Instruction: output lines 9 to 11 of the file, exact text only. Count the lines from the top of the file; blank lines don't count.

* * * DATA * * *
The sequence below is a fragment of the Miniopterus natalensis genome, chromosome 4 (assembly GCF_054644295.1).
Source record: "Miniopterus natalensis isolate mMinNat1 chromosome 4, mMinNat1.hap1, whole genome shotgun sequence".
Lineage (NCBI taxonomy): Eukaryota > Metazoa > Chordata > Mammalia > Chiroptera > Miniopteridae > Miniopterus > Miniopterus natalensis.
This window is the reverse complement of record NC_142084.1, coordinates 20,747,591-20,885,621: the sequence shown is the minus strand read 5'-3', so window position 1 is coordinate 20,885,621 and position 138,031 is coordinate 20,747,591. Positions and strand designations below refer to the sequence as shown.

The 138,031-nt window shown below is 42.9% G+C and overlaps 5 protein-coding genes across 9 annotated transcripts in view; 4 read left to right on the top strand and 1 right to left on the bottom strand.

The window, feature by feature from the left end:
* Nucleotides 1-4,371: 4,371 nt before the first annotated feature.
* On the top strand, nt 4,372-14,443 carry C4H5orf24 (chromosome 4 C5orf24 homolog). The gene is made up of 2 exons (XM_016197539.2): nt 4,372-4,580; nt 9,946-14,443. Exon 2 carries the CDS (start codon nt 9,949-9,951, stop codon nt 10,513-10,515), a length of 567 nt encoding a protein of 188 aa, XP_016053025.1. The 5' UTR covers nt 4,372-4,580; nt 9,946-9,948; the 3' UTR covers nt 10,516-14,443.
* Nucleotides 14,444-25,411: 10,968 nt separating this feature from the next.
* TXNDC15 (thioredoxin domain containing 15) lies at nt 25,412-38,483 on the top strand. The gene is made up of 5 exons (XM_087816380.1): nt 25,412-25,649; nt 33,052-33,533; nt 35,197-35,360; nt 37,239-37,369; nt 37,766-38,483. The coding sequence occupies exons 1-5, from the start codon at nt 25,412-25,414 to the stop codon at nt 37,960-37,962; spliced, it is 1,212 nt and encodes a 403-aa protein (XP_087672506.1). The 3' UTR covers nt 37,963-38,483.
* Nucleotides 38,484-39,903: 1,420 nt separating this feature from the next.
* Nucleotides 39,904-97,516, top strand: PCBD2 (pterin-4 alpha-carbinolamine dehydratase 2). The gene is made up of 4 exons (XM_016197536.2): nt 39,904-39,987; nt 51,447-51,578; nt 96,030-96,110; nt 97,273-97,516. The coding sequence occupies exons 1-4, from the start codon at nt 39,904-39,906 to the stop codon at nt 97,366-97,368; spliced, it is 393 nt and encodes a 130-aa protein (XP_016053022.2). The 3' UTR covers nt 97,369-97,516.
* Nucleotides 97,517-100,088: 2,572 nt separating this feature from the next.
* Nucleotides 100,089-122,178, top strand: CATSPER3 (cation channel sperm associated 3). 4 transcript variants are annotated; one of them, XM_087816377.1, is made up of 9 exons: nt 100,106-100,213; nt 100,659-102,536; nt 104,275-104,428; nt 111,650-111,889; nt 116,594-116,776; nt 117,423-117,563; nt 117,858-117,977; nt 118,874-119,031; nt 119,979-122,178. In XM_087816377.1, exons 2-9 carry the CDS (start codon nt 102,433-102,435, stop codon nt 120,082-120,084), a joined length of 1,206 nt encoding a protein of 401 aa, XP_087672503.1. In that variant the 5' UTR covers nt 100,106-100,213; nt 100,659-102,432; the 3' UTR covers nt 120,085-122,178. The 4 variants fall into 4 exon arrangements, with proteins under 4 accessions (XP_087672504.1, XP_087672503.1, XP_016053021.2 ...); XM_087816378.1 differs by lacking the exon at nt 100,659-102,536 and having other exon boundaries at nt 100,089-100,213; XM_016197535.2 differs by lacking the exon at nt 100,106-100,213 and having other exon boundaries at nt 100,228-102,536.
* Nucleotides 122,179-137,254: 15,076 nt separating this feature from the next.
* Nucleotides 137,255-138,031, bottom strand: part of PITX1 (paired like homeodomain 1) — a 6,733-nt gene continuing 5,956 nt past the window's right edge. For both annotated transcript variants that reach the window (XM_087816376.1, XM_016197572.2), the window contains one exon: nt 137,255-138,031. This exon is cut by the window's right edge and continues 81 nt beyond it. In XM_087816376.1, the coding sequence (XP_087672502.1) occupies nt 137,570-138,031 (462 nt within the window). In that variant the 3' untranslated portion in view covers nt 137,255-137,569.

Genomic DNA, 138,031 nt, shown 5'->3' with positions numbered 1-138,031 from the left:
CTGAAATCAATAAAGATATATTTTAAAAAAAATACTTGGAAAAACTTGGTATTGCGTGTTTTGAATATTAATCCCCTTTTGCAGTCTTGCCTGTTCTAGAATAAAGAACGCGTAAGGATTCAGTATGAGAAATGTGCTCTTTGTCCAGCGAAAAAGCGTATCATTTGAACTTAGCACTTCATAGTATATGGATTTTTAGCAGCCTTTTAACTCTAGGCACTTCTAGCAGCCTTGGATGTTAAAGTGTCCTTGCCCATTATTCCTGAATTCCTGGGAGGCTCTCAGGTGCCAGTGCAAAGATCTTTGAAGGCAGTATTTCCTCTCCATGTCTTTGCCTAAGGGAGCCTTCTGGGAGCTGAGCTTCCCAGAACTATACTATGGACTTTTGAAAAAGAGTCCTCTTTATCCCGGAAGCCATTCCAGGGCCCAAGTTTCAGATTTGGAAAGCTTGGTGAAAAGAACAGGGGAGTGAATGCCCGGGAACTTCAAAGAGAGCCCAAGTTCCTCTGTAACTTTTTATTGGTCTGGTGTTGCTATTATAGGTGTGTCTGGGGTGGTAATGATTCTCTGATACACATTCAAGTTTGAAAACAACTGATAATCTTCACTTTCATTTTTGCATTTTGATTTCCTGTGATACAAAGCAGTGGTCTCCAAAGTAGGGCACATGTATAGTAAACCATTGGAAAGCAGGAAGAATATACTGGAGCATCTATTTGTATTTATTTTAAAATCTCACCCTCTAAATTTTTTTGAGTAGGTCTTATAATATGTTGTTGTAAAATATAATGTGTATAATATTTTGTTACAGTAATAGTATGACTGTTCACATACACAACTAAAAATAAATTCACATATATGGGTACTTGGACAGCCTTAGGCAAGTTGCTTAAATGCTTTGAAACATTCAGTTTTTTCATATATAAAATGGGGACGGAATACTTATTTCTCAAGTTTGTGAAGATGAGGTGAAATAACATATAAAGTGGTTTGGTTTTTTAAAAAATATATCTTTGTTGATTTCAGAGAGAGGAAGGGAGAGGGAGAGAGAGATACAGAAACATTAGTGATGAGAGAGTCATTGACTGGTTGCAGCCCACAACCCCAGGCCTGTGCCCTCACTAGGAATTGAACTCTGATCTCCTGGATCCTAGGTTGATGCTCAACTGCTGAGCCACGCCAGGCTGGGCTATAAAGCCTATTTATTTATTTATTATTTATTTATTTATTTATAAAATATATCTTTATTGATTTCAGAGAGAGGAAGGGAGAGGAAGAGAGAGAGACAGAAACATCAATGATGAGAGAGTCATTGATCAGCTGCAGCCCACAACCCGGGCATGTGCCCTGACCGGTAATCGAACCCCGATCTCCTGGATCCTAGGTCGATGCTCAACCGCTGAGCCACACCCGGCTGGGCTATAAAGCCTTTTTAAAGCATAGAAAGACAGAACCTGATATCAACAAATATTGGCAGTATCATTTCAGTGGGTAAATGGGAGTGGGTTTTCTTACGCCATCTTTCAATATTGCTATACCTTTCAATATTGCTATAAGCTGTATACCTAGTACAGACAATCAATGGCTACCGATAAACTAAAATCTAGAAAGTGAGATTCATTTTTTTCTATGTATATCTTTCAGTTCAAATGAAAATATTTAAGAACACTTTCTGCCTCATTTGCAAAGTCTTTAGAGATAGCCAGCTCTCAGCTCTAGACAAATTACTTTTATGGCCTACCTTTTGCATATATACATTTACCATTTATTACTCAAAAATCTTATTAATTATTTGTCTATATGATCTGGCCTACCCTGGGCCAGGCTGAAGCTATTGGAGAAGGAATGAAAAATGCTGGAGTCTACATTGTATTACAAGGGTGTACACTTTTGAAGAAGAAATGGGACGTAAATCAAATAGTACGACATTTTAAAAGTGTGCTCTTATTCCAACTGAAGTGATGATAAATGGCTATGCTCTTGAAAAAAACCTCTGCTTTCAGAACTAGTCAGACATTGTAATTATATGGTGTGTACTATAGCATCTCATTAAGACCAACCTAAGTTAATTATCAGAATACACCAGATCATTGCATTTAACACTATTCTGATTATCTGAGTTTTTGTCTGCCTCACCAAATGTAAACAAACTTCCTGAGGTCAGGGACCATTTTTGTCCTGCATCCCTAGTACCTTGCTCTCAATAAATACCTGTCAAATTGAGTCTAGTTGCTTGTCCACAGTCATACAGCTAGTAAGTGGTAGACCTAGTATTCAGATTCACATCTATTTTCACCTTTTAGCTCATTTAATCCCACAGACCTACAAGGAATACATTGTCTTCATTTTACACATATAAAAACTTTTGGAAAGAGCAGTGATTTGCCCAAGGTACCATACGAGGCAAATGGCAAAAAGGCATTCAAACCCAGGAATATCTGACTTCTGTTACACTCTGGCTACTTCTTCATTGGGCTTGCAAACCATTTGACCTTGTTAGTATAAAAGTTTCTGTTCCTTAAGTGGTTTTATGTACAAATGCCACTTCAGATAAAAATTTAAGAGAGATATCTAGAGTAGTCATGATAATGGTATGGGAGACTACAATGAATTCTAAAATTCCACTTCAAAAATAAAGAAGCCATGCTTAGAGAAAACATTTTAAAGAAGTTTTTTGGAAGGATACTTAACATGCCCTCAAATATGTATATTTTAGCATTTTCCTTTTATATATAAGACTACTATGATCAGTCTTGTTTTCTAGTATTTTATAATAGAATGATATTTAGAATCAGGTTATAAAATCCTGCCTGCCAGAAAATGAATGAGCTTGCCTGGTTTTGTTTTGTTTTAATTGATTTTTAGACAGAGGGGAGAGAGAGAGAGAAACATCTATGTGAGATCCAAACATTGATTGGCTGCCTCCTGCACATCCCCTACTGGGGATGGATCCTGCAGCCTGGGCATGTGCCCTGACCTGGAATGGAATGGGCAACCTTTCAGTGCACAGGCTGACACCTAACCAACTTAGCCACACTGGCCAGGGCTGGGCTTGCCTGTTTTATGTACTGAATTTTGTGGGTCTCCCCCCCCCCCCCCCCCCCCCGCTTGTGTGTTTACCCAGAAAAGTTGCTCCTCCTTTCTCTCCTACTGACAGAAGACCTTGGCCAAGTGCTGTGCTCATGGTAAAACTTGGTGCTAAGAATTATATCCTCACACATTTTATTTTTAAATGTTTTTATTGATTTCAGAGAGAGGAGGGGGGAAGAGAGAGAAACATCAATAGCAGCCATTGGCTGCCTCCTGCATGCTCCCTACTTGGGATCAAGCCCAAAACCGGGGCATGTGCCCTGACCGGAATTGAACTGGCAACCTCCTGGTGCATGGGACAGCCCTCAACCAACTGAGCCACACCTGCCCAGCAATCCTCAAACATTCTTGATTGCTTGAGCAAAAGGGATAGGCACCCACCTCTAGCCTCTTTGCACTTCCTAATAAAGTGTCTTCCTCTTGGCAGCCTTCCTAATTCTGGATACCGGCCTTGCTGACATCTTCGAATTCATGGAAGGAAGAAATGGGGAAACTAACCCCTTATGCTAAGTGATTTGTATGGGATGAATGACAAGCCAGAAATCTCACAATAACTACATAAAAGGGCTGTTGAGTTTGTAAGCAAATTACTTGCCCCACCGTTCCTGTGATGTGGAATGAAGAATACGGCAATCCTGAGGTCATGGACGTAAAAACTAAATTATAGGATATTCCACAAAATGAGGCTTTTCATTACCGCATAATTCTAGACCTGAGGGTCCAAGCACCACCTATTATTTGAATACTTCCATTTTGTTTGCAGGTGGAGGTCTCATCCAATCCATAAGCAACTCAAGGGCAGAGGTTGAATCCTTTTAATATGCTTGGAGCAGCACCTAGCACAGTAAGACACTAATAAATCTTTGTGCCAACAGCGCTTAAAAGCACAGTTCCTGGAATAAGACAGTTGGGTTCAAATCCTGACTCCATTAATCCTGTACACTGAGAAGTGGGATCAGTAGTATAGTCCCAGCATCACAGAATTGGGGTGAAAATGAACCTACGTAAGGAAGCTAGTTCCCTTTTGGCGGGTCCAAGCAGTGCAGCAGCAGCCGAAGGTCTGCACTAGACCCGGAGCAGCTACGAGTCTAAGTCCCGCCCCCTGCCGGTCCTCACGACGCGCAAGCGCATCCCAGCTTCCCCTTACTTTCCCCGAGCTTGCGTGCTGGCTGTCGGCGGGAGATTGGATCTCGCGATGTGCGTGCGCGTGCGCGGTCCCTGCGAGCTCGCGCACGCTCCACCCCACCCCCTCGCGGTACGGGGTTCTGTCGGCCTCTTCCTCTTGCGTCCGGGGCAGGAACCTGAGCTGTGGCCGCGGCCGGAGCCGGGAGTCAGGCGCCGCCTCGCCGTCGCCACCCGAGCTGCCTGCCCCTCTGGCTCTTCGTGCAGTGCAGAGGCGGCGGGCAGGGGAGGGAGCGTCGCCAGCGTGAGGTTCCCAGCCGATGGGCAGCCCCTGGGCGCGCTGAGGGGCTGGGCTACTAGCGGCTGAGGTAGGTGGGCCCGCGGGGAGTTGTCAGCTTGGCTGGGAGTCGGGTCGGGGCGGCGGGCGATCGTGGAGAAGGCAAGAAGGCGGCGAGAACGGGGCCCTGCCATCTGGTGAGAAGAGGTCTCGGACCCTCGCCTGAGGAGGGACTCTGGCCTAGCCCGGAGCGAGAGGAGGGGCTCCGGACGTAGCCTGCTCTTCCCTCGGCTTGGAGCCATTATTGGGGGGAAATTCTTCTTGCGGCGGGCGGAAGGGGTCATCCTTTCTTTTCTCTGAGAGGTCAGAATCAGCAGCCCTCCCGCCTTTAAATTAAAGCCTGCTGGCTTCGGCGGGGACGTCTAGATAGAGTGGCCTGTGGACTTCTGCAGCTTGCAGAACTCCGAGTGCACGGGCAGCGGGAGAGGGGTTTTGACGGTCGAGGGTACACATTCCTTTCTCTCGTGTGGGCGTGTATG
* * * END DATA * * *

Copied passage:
* Nucleotides 14,444-25,411: 10,968 nt separating this feature from the next.
* TXNDC15 (thioredoxin domain containing 15) lies at nt 25,412-38,483 on the top strand. The gene is made up of 5 exons (XM_087816380.1): nt 25,412-25,649; nt 33,052-33,533; nt 35,197-35,360; nt 37,239-37,369; nt 37,766-38,483. The coding sequence occupies exons 1-5, from the start codon at nt 25,412-25,414 to the stop codon at nt 37,960-37,962; spliced, it is 1,212 nt and encodes a 403-aa protein (XP_087672506.1). The 3' UTR covers nt 37,963-38,483.
* Nucleotides 38,484-39,903: 1,420 nt separating this feature from the next.